A late November 2017 article, Let’s Open Up about Addiction and Recovery, in the New York Times Sunday Review opened up a conversation about anonymity and disclosure. The premise of the article speaks to the stigma associated with alcoholism and drug addiction. Could the stigma of addiction be diluted if people in recovery spoke freely about their individual situation? Would more people be willing to disclose the pain and suffering caused by addiction? Would family members be more forthcoming about the fear they carry for an addicted loved who could die of an overdose?
Alcoholics Anonymous was founded in 1935, a time when alcoholism was associated with men in the streets coveting brown paper bags. Buried underneath the stigma were millions of men and women who drank alcoholically in the privacy of their homes. The general public had no awareness that alcoholism was a alcohol-related neurologic disease.
Way too frequently we read obituaries that may be hiding the cause of death due to an overdose, “died suddenly in her home.” The opioid crisis is constantly in the news headlines, with stories of concerned local and government officials scrambling for ideas to curb and stop the epidemic. President Trump even got in on it, but his words, so far, are meaningless, since no funding has yet been allocated. People keep dying. According to the Centers for Disease Control, 64,000 people died in 2016 of a drug overdose.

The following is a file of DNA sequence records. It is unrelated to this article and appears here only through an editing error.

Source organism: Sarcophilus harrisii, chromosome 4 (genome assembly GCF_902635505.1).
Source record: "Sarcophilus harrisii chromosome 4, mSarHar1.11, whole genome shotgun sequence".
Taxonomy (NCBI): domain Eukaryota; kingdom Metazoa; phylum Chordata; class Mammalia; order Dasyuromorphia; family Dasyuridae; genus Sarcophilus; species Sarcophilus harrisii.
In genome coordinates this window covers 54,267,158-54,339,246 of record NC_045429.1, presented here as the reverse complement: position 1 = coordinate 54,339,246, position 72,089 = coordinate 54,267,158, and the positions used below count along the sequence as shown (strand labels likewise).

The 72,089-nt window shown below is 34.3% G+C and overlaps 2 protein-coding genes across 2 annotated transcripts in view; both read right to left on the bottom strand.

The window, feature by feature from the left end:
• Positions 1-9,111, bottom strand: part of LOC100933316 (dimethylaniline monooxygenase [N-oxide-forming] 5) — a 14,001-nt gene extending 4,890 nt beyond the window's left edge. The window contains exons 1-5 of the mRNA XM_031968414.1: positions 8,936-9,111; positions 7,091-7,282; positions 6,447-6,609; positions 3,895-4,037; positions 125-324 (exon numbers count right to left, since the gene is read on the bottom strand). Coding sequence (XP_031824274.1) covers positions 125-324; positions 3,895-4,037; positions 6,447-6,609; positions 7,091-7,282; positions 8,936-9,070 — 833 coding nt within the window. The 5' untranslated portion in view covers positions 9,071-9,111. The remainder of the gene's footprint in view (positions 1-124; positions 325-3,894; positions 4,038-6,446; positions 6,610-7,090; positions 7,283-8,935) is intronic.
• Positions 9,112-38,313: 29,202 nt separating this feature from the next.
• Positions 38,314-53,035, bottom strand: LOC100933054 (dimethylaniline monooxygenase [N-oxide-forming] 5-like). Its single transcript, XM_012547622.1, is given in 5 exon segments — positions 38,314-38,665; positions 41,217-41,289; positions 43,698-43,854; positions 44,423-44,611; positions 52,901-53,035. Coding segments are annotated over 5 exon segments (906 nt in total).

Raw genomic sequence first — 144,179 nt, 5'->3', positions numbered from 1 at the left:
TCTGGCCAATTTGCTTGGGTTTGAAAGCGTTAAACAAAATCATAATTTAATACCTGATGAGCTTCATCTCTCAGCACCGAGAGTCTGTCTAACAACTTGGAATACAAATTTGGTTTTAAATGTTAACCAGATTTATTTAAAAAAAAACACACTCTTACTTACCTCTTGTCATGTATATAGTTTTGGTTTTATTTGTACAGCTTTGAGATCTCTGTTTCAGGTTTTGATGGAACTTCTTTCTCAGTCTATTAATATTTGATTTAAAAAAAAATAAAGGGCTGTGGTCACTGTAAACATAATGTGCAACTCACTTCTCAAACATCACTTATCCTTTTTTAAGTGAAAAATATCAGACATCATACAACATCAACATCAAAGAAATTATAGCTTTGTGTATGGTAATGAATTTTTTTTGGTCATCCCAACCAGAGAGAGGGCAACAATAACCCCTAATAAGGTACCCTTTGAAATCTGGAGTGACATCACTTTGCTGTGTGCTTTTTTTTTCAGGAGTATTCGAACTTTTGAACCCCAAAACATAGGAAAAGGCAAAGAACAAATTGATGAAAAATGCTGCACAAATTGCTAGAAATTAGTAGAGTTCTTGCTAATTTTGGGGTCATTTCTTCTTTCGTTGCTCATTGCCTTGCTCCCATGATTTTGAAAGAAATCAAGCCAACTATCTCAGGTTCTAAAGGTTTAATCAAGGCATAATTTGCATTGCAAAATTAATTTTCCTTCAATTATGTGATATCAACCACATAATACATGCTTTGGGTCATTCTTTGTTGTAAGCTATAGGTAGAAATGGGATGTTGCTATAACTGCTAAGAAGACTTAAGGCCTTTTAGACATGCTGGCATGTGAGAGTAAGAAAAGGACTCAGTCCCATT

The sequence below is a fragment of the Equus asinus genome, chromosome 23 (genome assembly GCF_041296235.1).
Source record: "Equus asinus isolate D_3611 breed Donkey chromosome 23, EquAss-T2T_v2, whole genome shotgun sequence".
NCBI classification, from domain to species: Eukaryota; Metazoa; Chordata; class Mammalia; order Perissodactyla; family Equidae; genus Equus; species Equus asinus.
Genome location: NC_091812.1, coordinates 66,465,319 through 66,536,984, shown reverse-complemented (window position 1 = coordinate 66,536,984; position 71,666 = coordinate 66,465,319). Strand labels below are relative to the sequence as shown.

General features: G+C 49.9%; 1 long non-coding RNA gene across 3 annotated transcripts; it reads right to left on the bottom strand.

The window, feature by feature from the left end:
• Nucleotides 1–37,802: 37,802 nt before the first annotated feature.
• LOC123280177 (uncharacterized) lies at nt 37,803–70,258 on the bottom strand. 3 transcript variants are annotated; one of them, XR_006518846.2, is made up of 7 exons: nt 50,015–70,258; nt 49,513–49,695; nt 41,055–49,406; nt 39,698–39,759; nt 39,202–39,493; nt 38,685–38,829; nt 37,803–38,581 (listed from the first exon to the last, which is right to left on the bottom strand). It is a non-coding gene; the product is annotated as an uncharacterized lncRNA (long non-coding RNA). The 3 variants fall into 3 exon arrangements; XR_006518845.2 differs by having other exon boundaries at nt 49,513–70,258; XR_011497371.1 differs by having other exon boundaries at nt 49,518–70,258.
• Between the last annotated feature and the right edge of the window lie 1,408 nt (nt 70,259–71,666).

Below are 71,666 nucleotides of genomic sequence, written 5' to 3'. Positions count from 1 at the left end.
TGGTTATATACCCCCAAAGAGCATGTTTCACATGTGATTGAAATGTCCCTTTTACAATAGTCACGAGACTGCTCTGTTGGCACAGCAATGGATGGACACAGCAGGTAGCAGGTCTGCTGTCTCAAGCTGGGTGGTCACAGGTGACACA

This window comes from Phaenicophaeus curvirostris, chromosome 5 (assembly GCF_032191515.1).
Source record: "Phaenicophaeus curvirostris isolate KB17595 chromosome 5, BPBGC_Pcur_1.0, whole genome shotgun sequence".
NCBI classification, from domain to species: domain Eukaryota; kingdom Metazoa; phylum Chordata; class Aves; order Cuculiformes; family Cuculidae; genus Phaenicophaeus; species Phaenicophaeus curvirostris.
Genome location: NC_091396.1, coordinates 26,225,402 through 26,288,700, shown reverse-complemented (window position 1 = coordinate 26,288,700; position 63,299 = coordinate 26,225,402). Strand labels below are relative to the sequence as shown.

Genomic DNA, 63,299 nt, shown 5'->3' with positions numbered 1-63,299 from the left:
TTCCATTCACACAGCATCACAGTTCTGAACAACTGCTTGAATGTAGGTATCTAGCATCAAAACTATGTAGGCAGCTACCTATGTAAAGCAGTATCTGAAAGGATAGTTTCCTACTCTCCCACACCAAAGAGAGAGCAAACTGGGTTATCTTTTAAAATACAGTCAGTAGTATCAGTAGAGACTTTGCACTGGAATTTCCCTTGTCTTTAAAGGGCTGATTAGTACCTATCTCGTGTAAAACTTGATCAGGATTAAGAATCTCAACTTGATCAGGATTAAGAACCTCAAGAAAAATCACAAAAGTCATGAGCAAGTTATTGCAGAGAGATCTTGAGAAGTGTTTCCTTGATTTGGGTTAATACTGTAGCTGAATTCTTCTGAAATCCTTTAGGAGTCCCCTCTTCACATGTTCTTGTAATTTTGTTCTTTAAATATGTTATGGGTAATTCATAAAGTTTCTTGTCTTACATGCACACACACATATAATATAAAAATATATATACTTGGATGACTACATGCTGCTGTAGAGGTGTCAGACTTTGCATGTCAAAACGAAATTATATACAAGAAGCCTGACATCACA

If there were a grassroots shift towards openness, perhaps more people could console and support one another. Many stories from those in recovery, recount the shame they felt about their addiction to pain pills. If a campaign was promoted to address the shame associated with addiction, then perhaps those addicted would be more likely to seek help.
We won’t know if openness and reducing stigmas could foster more addicts to turn towards recovery, but it’s worth a try. According to the New York Times Sunday Review article, the AIDS epidemic, for example, didn’t receive funding until activists shifted people’s understanding of the disease. The pressure put on the federal Health Resources and Services Administration to increase spending on AIDS programs grew exponentially from the diligence of activists.
Not one method, but the combined efforts of all concerned can make a difference in the opioid crisis in the United States. You can call your local representative and put pressure on them to get adequate funding now for this terrible epidemic.
If you are struggling with an opioid addiction, there is help available. Infinity Malibu offers you the comfort of home and the safety of privacy with an unparalleled residential treatment program. Call us today for information: 888-266-9048